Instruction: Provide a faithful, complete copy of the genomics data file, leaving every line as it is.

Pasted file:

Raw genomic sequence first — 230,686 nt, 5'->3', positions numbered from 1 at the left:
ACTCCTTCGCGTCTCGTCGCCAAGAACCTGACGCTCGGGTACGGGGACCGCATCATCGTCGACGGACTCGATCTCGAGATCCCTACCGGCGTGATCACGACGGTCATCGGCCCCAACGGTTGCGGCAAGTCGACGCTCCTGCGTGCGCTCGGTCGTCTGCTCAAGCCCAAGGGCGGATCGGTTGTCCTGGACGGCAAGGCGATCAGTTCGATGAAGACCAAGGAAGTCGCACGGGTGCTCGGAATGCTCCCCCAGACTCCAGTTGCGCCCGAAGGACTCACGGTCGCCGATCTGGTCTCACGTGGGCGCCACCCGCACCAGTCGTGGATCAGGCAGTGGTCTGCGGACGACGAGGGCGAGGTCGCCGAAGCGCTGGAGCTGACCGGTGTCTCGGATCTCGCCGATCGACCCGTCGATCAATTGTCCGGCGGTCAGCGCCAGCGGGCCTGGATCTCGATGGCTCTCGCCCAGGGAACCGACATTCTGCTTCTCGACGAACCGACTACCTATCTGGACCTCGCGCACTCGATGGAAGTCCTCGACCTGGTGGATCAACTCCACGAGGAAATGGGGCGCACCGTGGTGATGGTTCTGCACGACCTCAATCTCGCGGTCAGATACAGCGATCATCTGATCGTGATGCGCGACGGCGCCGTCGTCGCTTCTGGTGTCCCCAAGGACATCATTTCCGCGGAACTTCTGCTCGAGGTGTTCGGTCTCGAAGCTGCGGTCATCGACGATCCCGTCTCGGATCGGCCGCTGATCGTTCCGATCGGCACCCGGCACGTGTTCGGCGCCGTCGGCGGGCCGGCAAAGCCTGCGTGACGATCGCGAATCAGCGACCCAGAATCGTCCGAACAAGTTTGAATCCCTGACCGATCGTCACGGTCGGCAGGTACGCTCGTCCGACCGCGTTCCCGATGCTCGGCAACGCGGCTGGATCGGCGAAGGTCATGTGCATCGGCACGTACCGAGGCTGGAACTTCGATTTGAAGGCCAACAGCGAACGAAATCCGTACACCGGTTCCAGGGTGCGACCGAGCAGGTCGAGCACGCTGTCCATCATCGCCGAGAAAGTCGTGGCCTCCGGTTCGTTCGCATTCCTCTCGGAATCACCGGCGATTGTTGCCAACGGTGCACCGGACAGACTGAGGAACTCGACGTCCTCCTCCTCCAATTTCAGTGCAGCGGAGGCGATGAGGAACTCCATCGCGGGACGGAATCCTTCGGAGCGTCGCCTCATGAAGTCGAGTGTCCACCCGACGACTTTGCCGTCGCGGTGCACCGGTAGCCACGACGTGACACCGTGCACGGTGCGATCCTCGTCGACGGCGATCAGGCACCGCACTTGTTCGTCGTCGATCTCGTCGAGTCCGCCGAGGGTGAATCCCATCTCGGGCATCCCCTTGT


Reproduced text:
Raw genomic sequence first — 230,686 nt, 5'->3', positions numbered from 1 at the left:
ACTCCTTCGCGTCTCGTCGCCAAGAACCTGACGCTCGGGTACGGGGACCGCATCATCGTCGACGGACTCGATCTCGAGATCCCTACCGGCGTGATCACGACGGTCATCGGCCCCAACGGTTGCGGCAAGTCGACGCTCCTGCGTGCGCTCGGTCGTCTGCTCAAGCCCAAGGGCGGATCGGTTGTCCTGGACGGCAAGGCGATCAGTTCGATGAAGACCAAGGAAGTCGCACGGGTGCTCGGAATGCTCCCCCAGACTCCAGTTGCGCCCGAAGGACTCACGGTCGCCGATCTGGTCTCACGTGGGCGCCACCCGCACCAGTCGTGGATCAGGCAGTGGTCTGCGGACGACGAGGGCGAGGTCGCCGAAGCGCTGGAGCTGACCGGTGTCTCGGATCTCGCCGATCGACCCGTCGATCAATTGTCCGGCGGTCAGCGCCAGCGGGCCTGGATCTCGATGGCTCTCGCCCAGGGAACCGACATTCTGCTTCTCGACGAACCGACTACCTATCTGGACCTCGCGCACTCGATGGAAGTCCTCGACCTGGTGGATCAACTCCACGAGGAAATGGGGCGCACCGTGGTGATGGTTCTGCACGACCTCAATCTCGCGGTCAGATACAGCGATCATCTGATCGTGATGCGCGACGGCGCCGTCGTCGCTTCTGGTGTCCCCAAGGACATCATTTCCGCGGAACTTCTGCTCGAGGTGTTCGGTCTCGAAGCTGCGGTCATCGACGATCCCGTCTCGGATCGGCCGCTGATCGTTCCGATCGGCACCCGGCACGTGTTCGGCGCCGTCGGCGGGCCGGCAAAGCCTGCGTGACGATCGCGAATCAGCGACCCAGAATCGTCCGAACAAGTTTGAATCCCTGACCGATCGTCACGGTCGGCAGGTACGCTCGTCCGACCGCGTTCCCGATGCTCGGCAACGCGGCTGGATCGGCGAAGGTCATGTGCATCGGCACGTACCGAGGCTGGAACTTCGATTTGAAGGCCAACAGCGAACGAAATCCGTACACCGGTTCCAGGGTGCGACCGAGCAGGTCGAGCACGCTGTCCATCATCGCCGAGAAAGTCGTGGCCTCCGGTTCGTTCGCATTCCTCTCGGAATCACCGGCGATTGTTGCCAACGGTGCACCGGACAGACTGAGGAACTCGACGTCCTCCTCCTCCAATTTCAGTGCAGCGGAGGCGATGAGGAACTCCATCGCGGGACGGAATCCTTCGGAGCGTCGCCTCATGAAGTCGAGTGTCCACCCGACGACTTTGCCGTCGCGGTGCACCGGTAGCCACGACGTGACACCGTGCACGGTGCGATCCTCGTCGACGGCGATCAGGCACCGCACTTGTTCGTCGTCGATCTCGTCGAGTCCGCCGAGGGTGAATCCCATCTCGGGCATCCCCTTGT